Now that you’ve got upper management to buy in, defined your company’s key messaging and goals, and identified your areas of focus, it is time to actually create and execute a content plan in a sustainable way.
This article will provide an overview about how to set goals for your content and then use these goals to generate ideas for the content itself. In addition, you will learn how to create a content calendar and how to develop a content marketing rhythm that will incorporate insights and techniques gained from the previous articles in this series.
Clearly Define Goals
At this point in the series you should have a strong sense of your capabilities and the resources at your disposal as well as your content mix. Once this is clear, you can start mapping out your objectives.
Understanding exactly what goals you are aiming for with your content is crucial for transitioning from theory to practice and having strong, clear and realistic goals will make or break your efforts moving forward.
Not only should you have goals in mind, but these goals should be tailor-made to direct your content and your business in an optimal direction.
A great guide to creating efficient objectives is something called the S.M.A.R.T. framework. This framework states that all of your goals should be:
Following this simple framework will ensure that the goals you set will lead to a sound and effective final plan.
As I’ve written extensively before, one of the key elements of blogging success is using data to inform your initial efforts and being results-driven with your approach.
Having goals that fit the S.M.A.R.T. criteria will ensure that they fit seamlessly into a data-driven strategy.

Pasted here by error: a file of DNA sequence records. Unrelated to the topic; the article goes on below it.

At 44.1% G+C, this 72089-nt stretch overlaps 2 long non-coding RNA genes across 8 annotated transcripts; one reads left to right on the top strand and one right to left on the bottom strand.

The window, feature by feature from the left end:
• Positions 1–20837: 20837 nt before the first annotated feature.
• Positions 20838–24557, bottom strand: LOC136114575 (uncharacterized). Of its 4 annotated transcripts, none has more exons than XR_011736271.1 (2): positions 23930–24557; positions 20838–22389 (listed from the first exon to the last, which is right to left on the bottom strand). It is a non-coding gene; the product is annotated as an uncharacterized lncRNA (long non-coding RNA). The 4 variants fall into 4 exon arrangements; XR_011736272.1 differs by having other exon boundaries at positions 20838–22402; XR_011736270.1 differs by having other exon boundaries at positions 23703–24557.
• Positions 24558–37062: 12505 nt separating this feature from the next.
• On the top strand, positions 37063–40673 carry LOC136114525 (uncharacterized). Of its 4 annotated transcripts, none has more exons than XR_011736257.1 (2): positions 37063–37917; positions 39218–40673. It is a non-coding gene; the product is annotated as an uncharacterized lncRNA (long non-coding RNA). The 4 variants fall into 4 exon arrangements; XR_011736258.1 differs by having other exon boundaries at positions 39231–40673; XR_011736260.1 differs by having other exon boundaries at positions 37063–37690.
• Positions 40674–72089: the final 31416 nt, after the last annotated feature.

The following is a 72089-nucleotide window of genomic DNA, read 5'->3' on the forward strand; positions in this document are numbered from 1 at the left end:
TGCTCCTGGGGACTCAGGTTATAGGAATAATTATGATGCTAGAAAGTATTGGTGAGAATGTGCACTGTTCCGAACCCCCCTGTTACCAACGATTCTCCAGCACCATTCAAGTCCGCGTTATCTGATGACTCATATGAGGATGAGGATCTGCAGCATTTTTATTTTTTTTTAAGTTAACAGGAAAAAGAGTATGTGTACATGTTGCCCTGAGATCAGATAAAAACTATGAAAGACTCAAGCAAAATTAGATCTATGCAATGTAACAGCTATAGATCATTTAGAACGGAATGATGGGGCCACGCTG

Map Goals to Content
After outlining your goals, it is now necessary to build out your content with achieving these goals in mind.
If you’ve followed the steps prescribed in the previous articles, you’ll already have a good idea of your content type, channel and what kind of volume your resources will allow.
The final piece of this puzzle is to strategically map out specific pieces of content (or blocks of content) so as to maximize their effectiveness when it comes to achieving your goals.
For example, if your goal is lead generation and your industry is a rather technical field, then an in-depth white-paper or ebook that requires an email address to download is a piece of content that maps out well to your goal. This is precisely how brands like HubSpot have built and impressive name for themselves.
Generate Specific Ideas for Clickable Content
Once you have mapped out roughly what types of content you need to achieve your business goals (and the context in which it will be displayed), the next step will be to come up with the actual ideas that will fill in these strategic allotments.
Coming up with ideas for content is a challenge for many marketers, but if you have read the previous installments in this series you have a leg-up.